Some ways in which to seek feedback from your players are to use surveys after each game, or throughout the season.  These can be as simple as a one small sheet of paper handed out after the game which can be delivered back to the coach at the next training session.  Reviewing the answers to these questions can help you build your knowledge of what your players want or what they are having concerns with.

This can then lead to face-to-face communication in which is important for your players to learn. Get your players to understand that feedback to the coach is welcome.  Get them to tell you what they enjoy about the game or their position. Moreover, get them to tell you what they do not like. Again, you want to use this information to make you a better coach to ultimately help with the team’s success on-field and success in skill development.

 

How Should Kids Set Up at Boundary Throw-Ins?

How Should Kids Set Up at Boundary Throw-Ins?

These diagrams can assist with your set ups for boundary throw ins at almost all levels and age groups.  Making your players aware of tactical differences in the game contributes significantly to their overall development.

 

Take a look through the diagrams below

boundary throw in

Mid Wrap

With this boundary throw in set-up, we want to have all your players in front of their opponents on the ruck side of the opposition. This set-up would predominantly be used in the attacking half of the ground. The nominated on-baller would attack the ball whilst their team-mates would block for him/her. The wing would be behind the ruck and could be used as an outlet to transition the ball forward.  It’s still important to keep distance amongst team-mates as to not clog up the contest.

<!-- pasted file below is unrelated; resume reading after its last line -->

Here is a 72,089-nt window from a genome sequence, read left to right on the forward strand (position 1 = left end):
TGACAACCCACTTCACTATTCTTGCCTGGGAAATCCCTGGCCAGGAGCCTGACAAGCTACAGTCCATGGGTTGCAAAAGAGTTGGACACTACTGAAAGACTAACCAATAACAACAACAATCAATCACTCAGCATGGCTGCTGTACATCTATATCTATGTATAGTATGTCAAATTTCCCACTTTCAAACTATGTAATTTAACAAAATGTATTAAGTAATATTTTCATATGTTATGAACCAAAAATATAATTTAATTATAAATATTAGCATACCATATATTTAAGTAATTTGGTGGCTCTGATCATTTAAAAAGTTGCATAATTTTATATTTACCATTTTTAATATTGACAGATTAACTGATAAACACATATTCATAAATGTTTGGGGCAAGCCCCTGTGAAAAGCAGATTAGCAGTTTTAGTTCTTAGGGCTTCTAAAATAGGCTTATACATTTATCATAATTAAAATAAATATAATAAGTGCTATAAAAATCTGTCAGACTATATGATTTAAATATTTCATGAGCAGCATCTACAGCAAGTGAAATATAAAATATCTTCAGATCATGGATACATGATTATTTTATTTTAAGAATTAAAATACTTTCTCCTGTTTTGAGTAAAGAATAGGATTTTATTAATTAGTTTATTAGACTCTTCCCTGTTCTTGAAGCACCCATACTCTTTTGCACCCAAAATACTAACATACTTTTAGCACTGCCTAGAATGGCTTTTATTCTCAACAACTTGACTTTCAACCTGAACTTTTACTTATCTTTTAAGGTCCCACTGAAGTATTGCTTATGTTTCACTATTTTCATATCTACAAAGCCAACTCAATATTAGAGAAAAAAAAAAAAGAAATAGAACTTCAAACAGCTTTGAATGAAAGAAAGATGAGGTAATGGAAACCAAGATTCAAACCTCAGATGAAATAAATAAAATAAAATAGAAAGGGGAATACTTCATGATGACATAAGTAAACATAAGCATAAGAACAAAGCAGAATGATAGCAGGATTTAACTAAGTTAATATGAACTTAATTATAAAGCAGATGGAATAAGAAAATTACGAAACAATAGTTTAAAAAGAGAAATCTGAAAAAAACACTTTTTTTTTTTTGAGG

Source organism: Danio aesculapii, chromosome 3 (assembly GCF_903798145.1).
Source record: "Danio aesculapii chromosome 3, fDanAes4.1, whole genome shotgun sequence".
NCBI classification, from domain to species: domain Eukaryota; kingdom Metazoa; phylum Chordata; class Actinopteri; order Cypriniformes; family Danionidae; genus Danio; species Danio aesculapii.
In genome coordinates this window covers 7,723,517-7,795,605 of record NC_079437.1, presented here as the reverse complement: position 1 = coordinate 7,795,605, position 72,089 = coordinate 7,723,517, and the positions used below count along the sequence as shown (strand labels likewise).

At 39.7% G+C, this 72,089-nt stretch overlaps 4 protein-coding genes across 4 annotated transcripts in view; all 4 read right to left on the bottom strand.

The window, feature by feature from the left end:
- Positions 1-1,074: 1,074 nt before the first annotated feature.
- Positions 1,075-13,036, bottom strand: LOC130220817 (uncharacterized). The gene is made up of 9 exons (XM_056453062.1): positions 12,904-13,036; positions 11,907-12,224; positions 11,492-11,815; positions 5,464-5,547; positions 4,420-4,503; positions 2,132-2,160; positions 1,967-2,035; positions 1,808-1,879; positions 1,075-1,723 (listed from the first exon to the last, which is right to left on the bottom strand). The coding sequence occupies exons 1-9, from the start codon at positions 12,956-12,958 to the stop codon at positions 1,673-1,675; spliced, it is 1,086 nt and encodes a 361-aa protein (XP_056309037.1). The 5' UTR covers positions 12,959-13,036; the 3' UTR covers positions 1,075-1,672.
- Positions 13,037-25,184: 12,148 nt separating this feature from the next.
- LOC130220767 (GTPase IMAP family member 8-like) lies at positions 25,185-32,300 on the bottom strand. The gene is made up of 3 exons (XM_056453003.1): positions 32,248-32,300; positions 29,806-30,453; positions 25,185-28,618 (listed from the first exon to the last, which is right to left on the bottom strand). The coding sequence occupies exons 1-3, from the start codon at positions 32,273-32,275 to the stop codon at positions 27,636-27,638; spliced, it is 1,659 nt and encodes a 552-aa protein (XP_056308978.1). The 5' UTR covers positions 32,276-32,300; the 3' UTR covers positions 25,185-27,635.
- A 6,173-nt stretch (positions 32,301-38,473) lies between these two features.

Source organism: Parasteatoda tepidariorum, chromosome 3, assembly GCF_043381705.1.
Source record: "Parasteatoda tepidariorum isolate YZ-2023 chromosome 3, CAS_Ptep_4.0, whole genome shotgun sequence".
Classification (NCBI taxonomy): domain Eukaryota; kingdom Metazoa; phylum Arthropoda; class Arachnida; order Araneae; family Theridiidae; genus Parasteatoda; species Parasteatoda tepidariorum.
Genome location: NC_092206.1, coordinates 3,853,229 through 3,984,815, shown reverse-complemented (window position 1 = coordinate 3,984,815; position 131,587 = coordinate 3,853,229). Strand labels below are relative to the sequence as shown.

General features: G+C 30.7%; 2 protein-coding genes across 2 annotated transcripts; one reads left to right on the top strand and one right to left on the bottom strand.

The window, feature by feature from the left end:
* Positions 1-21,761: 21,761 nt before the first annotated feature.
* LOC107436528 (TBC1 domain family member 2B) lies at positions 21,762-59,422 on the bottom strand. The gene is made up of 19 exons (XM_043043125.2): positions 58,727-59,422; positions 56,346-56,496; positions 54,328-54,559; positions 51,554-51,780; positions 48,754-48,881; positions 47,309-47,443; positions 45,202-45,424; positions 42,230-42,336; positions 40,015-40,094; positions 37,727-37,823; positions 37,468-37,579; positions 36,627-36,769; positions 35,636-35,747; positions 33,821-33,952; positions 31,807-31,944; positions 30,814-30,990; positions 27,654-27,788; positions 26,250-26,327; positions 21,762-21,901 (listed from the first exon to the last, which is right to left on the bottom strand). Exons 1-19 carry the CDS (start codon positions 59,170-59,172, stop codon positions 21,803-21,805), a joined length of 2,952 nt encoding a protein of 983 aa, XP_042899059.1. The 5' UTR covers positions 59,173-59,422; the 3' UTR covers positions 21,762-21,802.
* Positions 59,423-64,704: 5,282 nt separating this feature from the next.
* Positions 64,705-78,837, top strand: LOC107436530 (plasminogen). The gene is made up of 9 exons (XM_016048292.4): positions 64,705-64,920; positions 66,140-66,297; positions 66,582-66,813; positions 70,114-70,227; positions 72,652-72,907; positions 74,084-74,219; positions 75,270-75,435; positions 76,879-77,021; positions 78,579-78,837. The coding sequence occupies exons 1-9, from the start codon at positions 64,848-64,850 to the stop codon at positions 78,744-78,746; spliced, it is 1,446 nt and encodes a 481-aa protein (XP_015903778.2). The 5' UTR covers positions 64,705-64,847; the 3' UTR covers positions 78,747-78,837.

boundary throw in

 

boundary throw in

 

boundary throw in

 

Set-ups For Younger Players. 

 

Again, like most of our other tactical set-ups, younger players should start thinking about their position on the field.  Please remember to explain to your players the “why” of the set-ups so they understand the purpose.

 

A suggestion for a boundary throw in set-up is to have your players standing around the contest with at least two meters between them on the closest team-mate.  Then you could make a team rule that the closest player to the ball goes for it, whilst the other players either block or receive the ball.

 

These skills can be worked on in simulated contests at training in two or three small groups with assistant coaches helping.  Moreover, small and medium handball grids would also work well in working on creating space, blocking, handballing on 45’s and working as a team.

 

 

 

What is Defensive Running?

What is Defensive Running?

Defensive running is something that is often looked over in junior footy. Everyone loves kicking goals, however we need to teach our players to stop goals in order to win games. This becomes identified as a deficiency when many players come into senior footy. As junior coaches, we want to develop a player as a whole, therefore teaching players to run defensively is really important.

Defensive running

Running defensively is to run as hard and as intense to the correct positions to influence the game.  The running has to be just as intense and as fast as if they are trying to kick a goal.

Even though training has been done for the week, below is a great activity to work on the defensive side of the game.

A sound defensive strategy significantly helps winning games, especially in the finals.  So take some time this week to set up for the finals series if your team is playing. You can still have a defensive goal if your team is not playing finals.

 

Young Players

Without going into too much detail, younger players need to understand to keep running defensively as much as they can.  Even though some levels have zones, it’s important to teach players to move defensively until they are no longer needed in the contest.

Teach your players to to always be watching the ball, plus trying to read where the ball is going to go.  If your team has the ball, teach your players to always be thinking of positioning. If the ball is turned over, they will be able to better position themselves defensively.

One of the biggest selling points to defensive running in the younger age groups is communicating to the players the purpose of the technique. Every player wants to kick goals, however, you only win games if you score more than your opponent. Explaining all the ways in which players on a team can help win a game of footy will help your players understand the aspects of the game where they don’t need to have the ball to influence the game.